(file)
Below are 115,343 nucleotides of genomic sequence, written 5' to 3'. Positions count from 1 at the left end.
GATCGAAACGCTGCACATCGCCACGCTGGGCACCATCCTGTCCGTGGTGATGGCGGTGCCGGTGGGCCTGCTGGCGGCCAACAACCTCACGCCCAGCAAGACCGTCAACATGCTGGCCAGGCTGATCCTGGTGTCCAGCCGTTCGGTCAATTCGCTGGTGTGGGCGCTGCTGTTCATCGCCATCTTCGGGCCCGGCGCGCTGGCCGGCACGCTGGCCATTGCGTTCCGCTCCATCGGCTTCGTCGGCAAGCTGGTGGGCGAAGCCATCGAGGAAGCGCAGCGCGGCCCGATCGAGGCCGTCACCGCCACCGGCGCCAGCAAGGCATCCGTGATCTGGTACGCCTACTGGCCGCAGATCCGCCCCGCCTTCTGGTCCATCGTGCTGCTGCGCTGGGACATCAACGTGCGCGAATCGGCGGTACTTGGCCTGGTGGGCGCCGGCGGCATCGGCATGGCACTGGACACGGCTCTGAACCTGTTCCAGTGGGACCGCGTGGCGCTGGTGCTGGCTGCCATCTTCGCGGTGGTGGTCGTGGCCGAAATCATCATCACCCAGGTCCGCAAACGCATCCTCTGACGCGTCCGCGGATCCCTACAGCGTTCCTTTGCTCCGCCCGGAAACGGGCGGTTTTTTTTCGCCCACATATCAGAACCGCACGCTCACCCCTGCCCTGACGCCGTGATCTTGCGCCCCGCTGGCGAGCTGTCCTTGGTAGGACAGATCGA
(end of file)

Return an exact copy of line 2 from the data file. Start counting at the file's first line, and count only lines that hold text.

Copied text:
GATCGAAACGCTGCACATCGCCACGCTGGGCACCATCCTGTCCGTGGTGATGGCGGTGCCGGTGGGCCTGCTGGCGGCCAACAACCTCACGCCCAGCAAGACCGTCAACATGCTGGCCAGGCTGATCCTGGTGTCCAGCCGTTCGGTCAATTCGCTGGTGTGGGCGCTGCTGTTCATCGCCATCTTCGGGCCCGGCGCGCTGGCCGGCACGCTGGCCATTGCGTTCCGCTCCATCGGCTTCGTCGGCAAGCTGGTGGGCGAAGCCATCGAGGAAGCGCAGCGCGGCCCGATCGAGGCCGTCACCGCCACCGGCGCCAGCAAGGCATCCGTGATCTGGTACGCCTACTGGCCGCAGATCCGCCCCGCCTTCTGGTCCATCGTGCTGCTGCGCTGGGACATCAACGTGCGCGAATCGGCGGTACTTGGCCTGGTGGGCGCCGGCGGCATCGGCATGGCACTGGACACGGCTCTGAACCTGTTCCAGTGGGACCGCGTGGCGCTGGTGCTGGCTGCCATCTTCGCGGTGGTGGTCGTGGCCGAAATCATCATCACCCAGGTCCGCAAACGCATCCTCTGACGCGTCCGCGGATCCCTACAGCGTTCCTTTGCTCCGCCCGGAAACGGGCGGTTTTTTTTCGCCCACATATCAGAACCGCACGCTCACCCCTGCCCTGACGCCGTGATCTTGCGCCCCGCTGGCGAGCTGTCCTTGGTAGGACAGATCGA